Borg helps us to reclaim the text and being “born again” in an understanding of spiritual growth that emphasizes “a more relational and experiential understanding of faith and the Christian life.” As always, he speaks of a new life marked by “freedom, joy, peace, and love,” just as Paul does. This sounds like grace more than judgment and requirements do. It also sounds a lot like the themes in Diana Butler Bass’ new book, Christianity After Religion, which speaks movingly of “experiential faith,” and sheds light on why so many people today claim to be “spiritual, but not religious.” Bass addresses this reality with respect and openness to what we can learn, but even more importantly, to what God is doing in this Fourth Great Awakening. What a great word for this story about Nicodemus: awakening! Perhaps Nicodemus could be seen as an ancient ancestor of those who question, those who seek answers and understanding deep in the night, those for whom the responses of traditional religion ring insufficient or hollow.

A faith rooted in experience

Speaking of questions, I admire Diana Butler Bass’s attitude toward those who call themselves “spiritual but not religious.” I think it requires humility for the church not to assume that it has all the answers, or is even asking the right questions, when people struggle with the larger questions of the day and the harder questions of their lives (of which we may know especially little). The world is very different today than it was, say, in the sixteenth century, when just about everyone had to belong to a church. The problems are even more complex, the options are many, and the freedom, while exhilarating, doesn’t eliminate those night-time questions and doubts. I also sense that there are many gifts and much wisdom to be received from the questions and the wonderings of those who are not in church, for whatever reason, so I am grateful for every opportunity to be with them and to learn from them, and to share whatever gifts I may have to offer.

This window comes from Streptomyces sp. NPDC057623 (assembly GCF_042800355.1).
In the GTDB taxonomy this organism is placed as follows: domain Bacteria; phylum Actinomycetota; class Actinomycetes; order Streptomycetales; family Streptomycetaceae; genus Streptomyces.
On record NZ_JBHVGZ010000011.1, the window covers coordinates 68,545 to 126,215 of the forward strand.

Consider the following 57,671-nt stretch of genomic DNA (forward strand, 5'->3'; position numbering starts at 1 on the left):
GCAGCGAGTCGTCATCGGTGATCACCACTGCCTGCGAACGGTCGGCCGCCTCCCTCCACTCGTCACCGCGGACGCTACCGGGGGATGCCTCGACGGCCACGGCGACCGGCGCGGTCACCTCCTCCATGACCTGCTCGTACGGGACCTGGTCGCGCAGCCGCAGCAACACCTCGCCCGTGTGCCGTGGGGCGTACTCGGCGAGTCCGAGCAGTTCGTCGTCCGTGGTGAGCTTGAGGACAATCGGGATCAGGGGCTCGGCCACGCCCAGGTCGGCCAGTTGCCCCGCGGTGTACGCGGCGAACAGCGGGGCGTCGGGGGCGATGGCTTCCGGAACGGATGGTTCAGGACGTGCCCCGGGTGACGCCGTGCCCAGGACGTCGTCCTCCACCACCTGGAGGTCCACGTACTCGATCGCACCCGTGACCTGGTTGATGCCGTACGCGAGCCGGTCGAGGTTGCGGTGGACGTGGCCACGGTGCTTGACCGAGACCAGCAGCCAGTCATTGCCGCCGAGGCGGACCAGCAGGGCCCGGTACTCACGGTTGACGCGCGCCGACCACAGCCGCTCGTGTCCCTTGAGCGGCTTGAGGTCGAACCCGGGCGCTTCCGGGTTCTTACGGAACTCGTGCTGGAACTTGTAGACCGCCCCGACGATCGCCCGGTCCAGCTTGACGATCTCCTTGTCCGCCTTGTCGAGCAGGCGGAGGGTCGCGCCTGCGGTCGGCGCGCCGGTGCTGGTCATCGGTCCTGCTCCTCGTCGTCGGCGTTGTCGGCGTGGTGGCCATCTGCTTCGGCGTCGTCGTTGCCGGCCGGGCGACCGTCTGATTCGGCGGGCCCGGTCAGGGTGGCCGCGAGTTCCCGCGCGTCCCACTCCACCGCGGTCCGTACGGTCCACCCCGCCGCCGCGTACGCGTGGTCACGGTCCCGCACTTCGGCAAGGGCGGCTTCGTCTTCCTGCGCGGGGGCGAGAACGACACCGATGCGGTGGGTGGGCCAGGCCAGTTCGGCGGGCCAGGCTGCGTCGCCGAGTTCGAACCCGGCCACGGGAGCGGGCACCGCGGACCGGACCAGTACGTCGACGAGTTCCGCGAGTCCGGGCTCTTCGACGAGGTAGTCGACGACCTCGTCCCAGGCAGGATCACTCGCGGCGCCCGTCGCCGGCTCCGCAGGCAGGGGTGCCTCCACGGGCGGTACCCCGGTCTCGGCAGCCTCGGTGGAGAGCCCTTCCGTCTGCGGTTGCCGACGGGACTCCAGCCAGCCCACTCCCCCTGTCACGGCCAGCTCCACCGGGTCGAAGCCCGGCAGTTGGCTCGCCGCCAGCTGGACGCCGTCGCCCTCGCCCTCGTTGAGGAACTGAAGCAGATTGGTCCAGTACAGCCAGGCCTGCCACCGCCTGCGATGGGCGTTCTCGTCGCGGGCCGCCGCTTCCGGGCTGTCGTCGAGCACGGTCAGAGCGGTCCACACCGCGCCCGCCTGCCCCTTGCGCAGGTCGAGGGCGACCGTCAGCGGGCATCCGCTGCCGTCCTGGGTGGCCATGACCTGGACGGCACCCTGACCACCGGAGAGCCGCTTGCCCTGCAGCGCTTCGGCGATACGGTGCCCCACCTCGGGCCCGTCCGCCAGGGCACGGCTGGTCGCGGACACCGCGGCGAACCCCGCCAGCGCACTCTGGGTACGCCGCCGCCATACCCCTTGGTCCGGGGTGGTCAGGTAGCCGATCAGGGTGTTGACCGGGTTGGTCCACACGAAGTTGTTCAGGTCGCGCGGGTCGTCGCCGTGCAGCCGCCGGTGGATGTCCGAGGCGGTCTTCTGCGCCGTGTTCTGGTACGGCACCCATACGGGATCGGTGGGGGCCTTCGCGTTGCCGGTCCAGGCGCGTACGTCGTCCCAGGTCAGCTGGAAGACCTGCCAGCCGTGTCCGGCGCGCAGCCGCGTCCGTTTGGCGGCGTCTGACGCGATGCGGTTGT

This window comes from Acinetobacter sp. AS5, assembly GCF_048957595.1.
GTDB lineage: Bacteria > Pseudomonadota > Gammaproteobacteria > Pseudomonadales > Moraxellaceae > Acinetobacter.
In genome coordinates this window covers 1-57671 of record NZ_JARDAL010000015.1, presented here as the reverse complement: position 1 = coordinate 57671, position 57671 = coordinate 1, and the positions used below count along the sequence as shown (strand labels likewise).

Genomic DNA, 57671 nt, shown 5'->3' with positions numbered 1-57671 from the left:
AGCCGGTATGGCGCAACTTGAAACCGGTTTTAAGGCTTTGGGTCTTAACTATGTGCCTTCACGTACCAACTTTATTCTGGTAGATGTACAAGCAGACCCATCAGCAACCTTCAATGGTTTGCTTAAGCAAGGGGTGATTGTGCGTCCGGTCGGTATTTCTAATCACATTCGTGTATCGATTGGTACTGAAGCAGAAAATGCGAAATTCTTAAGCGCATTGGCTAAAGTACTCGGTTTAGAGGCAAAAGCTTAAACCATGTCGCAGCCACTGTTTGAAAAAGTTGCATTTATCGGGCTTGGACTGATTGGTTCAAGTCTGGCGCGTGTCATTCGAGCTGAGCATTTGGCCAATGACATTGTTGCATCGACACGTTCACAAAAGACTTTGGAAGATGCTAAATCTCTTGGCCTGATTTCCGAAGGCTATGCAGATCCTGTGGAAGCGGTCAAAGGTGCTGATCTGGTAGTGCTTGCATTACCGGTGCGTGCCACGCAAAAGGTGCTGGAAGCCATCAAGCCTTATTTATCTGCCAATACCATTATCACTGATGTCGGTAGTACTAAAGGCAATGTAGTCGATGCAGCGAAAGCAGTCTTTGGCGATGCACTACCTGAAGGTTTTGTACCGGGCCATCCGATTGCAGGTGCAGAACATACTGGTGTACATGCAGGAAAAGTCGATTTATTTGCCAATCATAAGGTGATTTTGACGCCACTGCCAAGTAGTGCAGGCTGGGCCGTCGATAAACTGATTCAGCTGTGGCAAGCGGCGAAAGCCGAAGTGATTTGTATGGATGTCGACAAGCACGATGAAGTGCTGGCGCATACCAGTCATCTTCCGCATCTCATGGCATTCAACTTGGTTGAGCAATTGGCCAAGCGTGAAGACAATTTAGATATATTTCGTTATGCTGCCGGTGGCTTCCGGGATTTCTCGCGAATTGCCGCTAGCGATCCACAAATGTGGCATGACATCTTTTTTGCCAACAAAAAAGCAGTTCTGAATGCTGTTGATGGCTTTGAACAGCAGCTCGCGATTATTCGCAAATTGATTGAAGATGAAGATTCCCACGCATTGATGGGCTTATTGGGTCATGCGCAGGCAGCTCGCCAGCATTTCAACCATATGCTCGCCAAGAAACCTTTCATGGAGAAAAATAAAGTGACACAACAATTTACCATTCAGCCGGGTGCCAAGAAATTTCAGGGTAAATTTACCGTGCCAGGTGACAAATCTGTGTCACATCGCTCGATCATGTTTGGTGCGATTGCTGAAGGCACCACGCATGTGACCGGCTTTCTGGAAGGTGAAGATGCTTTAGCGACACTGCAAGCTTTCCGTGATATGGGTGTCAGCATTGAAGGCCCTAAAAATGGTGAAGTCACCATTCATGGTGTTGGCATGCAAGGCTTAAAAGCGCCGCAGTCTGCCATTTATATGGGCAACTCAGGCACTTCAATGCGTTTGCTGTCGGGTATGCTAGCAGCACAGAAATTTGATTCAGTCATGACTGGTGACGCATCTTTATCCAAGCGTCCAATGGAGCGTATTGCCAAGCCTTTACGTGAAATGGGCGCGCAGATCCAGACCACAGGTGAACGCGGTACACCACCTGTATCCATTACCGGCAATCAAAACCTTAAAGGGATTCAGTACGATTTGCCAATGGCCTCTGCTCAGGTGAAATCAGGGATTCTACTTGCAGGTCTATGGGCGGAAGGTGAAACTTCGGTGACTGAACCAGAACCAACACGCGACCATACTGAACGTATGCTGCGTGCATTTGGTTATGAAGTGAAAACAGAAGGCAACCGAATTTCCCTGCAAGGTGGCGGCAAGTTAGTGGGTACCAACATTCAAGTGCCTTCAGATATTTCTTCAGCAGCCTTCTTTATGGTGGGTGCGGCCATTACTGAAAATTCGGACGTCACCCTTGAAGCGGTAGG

Nicodemus, in the reading from the Gospel of John, relies on what he has seen and heard about ñ the miracles of Jesus ñ as reason to believe. What do you rely on? In our technological world, have you ever felt that you knew too much, in a way that kept you from hearing truth with your heart instead of your brain? Have you ever felt that you were “born again”? Was this a graceful experience, or a difficult struggle ñ or both?

The Rev. Kathryn Matthews (Huey) serves as dean of Amistad Chapel at the national offices of the United Church of Christ in Cleveland, Ohio (

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For further reflection

Hafiz, 14th century
“I wish I could show you, when you are lonely or in darkness, the astonishing Light of your own Being.”

Friedrich Nietzsche, 19th century
“[The one] who has a why to live for can bear almost any how.”

Elie Wiesel, “Night,” 20th century
“He explained to me with great insistence that every question posessed a power that did not lie in the answer.”

George Eliot
“It seems to me we can never give up longing and wishing while we are thoroughly alive. There are certain things we feel to be beautiful and good, and we must hunger after them.”

Galileo Galilei, 17th century
“You cannot teach a man anything; you can only help him find it within himself.”

Ann Voskamp, 21st century
“But, someone, please give me–who is born again but still so much in need of being born anew–give me the details of how to live in the waiting cocoon before the forever begins?”

Teilhard de Chardin, SJ, 20th century
“I think that the world will not be converted to the heavenly hope of Christianity if first Christianity does not convert itself to the hope of the world.”